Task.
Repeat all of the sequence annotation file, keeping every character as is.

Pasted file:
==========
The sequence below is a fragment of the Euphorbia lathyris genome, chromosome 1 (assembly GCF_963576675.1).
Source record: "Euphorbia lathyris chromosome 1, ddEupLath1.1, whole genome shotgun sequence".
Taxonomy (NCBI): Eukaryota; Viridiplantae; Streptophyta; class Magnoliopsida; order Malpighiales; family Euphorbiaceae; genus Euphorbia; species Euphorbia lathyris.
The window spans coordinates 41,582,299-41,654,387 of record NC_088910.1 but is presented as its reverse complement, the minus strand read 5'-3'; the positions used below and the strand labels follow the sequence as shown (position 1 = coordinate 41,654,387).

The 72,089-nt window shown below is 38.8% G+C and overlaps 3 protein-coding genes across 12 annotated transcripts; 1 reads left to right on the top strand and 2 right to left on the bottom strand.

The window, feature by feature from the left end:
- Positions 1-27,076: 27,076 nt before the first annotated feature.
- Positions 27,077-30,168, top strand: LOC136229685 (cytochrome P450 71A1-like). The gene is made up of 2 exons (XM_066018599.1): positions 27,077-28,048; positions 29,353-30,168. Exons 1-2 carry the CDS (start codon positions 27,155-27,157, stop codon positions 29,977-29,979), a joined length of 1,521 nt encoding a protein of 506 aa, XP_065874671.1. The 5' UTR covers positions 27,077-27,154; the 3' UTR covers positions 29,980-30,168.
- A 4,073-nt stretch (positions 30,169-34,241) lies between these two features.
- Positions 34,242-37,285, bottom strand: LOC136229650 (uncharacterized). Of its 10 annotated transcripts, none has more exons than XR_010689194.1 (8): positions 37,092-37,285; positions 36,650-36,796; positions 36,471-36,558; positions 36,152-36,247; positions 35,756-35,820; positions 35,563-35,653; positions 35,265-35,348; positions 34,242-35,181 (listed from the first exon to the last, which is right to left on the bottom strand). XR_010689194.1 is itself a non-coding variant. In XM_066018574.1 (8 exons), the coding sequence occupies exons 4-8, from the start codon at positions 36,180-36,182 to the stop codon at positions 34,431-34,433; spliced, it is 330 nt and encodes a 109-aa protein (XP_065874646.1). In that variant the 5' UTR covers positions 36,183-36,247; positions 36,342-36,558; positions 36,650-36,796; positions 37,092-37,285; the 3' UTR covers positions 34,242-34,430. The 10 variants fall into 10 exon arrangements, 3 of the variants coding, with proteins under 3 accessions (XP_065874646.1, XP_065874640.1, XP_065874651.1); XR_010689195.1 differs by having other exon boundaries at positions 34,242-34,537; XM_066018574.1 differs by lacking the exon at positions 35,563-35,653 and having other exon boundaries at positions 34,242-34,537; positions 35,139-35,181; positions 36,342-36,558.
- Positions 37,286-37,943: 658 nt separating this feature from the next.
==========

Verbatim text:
The sequence below is a fragment of the Euphorbia lathyris genome, chromosome 1 (assembly GCF_963576675.1).
Source record: "Euphorbia lathyris chromosome 1, ddEupLath1.1, whole genome shotgun sequence".
Taxonomy (NCBI): Eukaryota; Viridiplantae; Streptophyta; class Magnoliopsida; order Malpighiales; family Euphorbiaceae; genus Euphorbia; species Euphorbia lathyris.
The window spans coordinates 41,582,299-41,654,387 of record NC_088910.1 but is presented as its reverse complement, the minus strand read 5'-3'; the positions used below and the strand labels follow the sequence as shown (position 1 = coordinate 41,654,387).

The 72,089-nt window shown below is 38.8% G+C and overlaps 3 protein-coding genes across 12 annotated transcripts; 1 reads left to right on the top strand and 2 right to left on the bottom strand.

The window, feature by feature from the left end:
- Positions 1-27,076: 27,076 nt before the first annotated feature.
- Positions 27,077-30,168, top strand: LOC136229685 (cytochrome P450 71A1-like). The gene is made up of 2 exons (XM_066018599.1): positions 27,077-28,048; positions 29,353-30,168. Exons 1-2 carry the CDS (start codon positions 27,155-27,157, stop codon positions 29,977-29,979), a joined length of 1,521 nt encoding a protein of 506 aa, XP_065874671.1. The 5' UTR covers positions 27,077-27,154; the 3' UTR covers positions 29,980-30,168.
- A 4,073-nt stretch (positions 30,169-34,241) lies between these two features.
- Positions 34,242-37,285, bottom strand: LOC136229650 (uncharacterized). Of its 10 annotated transcripts, none has more exons than XR_010689194.1 (8): positions 37,092-37,285; positions 36,650-36,796; positions 36,471-36,558; positions 36,152-36,247; positions 35,756-35,820; positions 35,563-35,653; positions 35,265-35,348; positions 34,242-35,181 (listed from the first exon to the last, which is right to left on the bottom strand). XR_010689194.1 is itself a non-coding variant. In XM_066018574.1 (8 exons), the coding sequence occupies exons 4-8, from the start codon at positions 36,180-36,182 to the stop codon at positions 34,431-34,433; spliced, it is 330 nt and encodes a 109-aa protein (XP_065874646.1). In that variant the 5' UTR covers positions 36,183-36,247; positions 36,342-36,558; positions 36,650-36,796; positions 37,092-37,285; the 3' UTR covers positions 34,242-34,430. The 10 variants fall into 10 exon arrangements, 3 of the variants coding, with proteins under 3 accessions (XP_065874646.1, XP_065874640.1, XP_065874651.1); XR_010689195.1 differs by having other exon boundaries at positions 34,242-34,537; XM_066018574.1 differs by lacking the exon at positions 35,563-35,653 and having other exon boundaries at positions 34,242-34,537; positions 35,139-35,181; positions 36,342-36,558.
- Positions 37,286-37,943: 658 nt separating this feature from the next.